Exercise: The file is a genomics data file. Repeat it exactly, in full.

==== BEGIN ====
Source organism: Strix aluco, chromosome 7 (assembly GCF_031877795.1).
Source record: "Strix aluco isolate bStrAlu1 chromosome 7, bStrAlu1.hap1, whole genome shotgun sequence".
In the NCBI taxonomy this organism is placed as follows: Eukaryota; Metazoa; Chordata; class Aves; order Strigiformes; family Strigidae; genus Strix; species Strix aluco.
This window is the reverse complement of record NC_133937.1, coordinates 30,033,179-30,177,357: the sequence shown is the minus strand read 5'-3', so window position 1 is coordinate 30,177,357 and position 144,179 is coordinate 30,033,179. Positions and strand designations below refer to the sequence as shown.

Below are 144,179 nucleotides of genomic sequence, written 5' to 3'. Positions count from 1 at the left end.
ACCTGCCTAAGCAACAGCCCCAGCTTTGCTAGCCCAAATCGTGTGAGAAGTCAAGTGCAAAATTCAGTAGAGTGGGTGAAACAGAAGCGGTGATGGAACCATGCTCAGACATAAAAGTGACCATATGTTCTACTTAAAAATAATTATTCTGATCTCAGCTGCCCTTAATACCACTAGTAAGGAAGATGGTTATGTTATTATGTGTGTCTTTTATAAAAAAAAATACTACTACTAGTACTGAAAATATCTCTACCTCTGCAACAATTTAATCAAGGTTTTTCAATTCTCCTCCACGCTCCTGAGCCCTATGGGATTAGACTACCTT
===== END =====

Source organism: Strix aluco, chromosome 7 (assembly GCF_031877795.1).
Source record: "Strix aluco isolate bStrAlu1 chromosome 7, bStrAlu1.hap1, whole genome shotgun sequence".
In the NCBI taxonomy this organism is placed as follows: Eukaryota; Metazoa; Chordata; class Aves; order Strigiformes; family Strigidae; genus Strix; species Strix aluco.
This window is the reverse complement of record NC_133937.1, coordinates 30,033,179-30,177,357: the sequence shown is the minus strand read 5'-3', so window position 1 is coordinate 30,177,357 and position 144,179 is coordinate 30,033,179. Positions and strand designations below refer to the sequence as shown.

Below are 144,179 nucleotides of genomic sequence, written 5' to 3'. Positions count from 1 at the left end.
ACCTGCCTAAGCAACAGCCCCAGCTTTGCTAGCCCAAATCGTGTGAGAAGTCAAGTGCAAAATTCAGTAGAGTGGGTGAAACAGAAGCGGTGATGGAACCATGCTCAGACATAAAAGTGACCATATGTTCTACTTAAAAATAATTATTCTGATCTCAGCTGCCCTTAATACCACTAGTAAGGAAGATGGTTATGTTATTATGTGTGTCTTTTATAAAAAAAAATACTACTACTAGTACTGAAAATATCTCTACCTCTGCAACAATTTAATCAAGGTTTTTCAATTCTCCTCCACGCTCCTGAGCCCTATGGGATTAGACTACCTT